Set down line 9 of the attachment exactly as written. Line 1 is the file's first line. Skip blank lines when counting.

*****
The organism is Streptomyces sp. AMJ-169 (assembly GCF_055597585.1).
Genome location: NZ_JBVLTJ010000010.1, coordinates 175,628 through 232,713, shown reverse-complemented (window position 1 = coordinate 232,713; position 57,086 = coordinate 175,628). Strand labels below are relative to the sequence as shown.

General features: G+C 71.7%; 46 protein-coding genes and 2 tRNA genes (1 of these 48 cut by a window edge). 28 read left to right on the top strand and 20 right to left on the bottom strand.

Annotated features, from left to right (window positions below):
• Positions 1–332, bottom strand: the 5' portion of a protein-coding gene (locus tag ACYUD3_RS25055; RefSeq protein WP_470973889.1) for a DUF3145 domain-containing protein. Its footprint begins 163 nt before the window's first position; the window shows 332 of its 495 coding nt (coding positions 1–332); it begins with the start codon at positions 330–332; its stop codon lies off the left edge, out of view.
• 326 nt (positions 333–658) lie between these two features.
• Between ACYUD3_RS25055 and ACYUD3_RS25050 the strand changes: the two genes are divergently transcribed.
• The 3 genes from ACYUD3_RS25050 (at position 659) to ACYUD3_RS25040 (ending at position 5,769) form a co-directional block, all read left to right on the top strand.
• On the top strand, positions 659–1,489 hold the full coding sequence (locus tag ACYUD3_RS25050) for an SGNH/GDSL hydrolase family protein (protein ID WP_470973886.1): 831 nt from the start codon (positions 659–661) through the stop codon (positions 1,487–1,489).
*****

• On the top strand, positions 659–1,489 hold the full coding sequence (locus tag ACYUD3_RS25050) for an SGNH/GDSL hydrolase family protein (protein ID WP_470973886.1): 831 nt from the start codon (positions 659–661) through the stop codon (positions 1,487–1,489).